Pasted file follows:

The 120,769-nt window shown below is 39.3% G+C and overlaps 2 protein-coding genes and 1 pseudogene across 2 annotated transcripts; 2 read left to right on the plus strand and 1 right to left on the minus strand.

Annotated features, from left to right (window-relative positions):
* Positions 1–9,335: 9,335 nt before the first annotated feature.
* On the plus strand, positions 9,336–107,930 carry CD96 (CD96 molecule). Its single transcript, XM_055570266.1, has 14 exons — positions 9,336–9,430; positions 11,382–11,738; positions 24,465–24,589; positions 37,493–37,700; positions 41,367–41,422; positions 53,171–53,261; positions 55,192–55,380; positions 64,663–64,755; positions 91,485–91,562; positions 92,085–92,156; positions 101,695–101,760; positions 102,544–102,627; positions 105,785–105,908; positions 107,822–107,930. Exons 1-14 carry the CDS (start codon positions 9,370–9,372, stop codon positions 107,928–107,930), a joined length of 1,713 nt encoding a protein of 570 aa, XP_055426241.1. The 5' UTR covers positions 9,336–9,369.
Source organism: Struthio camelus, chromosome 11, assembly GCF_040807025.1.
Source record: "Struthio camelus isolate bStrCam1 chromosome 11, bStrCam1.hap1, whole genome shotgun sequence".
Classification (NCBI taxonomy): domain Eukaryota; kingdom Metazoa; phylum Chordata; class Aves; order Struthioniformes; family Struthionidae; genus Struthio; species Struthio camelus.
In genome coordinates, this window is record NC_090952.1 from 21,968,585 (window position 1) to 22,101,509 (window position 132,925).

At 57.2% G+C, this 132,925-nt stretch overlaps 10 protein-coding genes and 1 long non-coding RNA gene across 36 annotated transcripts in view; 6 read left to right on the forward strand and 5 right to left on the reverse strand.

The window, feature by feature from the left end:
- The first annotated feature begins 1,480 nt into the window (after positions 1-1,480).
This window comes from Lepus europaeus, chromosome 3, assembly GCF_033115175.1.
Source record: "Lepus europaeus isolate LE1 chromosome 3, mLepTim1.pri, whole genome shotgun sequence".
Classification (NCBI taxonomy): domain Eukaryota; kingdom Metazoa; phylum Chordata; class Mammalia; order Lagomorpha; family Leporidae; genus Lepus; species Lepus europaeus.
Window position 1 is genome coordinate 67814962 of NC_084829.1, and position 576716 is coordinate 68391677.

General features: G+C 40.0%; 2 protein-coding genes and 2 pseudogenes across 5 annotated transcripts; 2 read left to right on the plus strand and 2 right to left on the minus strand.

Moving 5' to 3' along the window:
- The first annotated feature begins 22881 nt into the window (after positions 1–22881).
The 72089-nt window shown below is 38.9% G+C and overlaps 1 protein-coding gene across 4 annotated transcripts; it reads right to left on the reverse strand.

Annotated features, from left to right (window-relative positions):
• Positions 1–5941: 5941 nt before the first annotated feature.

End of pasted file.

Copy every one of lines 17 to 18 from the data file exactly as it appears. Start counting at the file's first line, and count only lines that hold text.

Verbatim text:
Moving 5' to 3' along the window:
- The first annotated feature begins 22881 nt into the window (after positions 1–22881).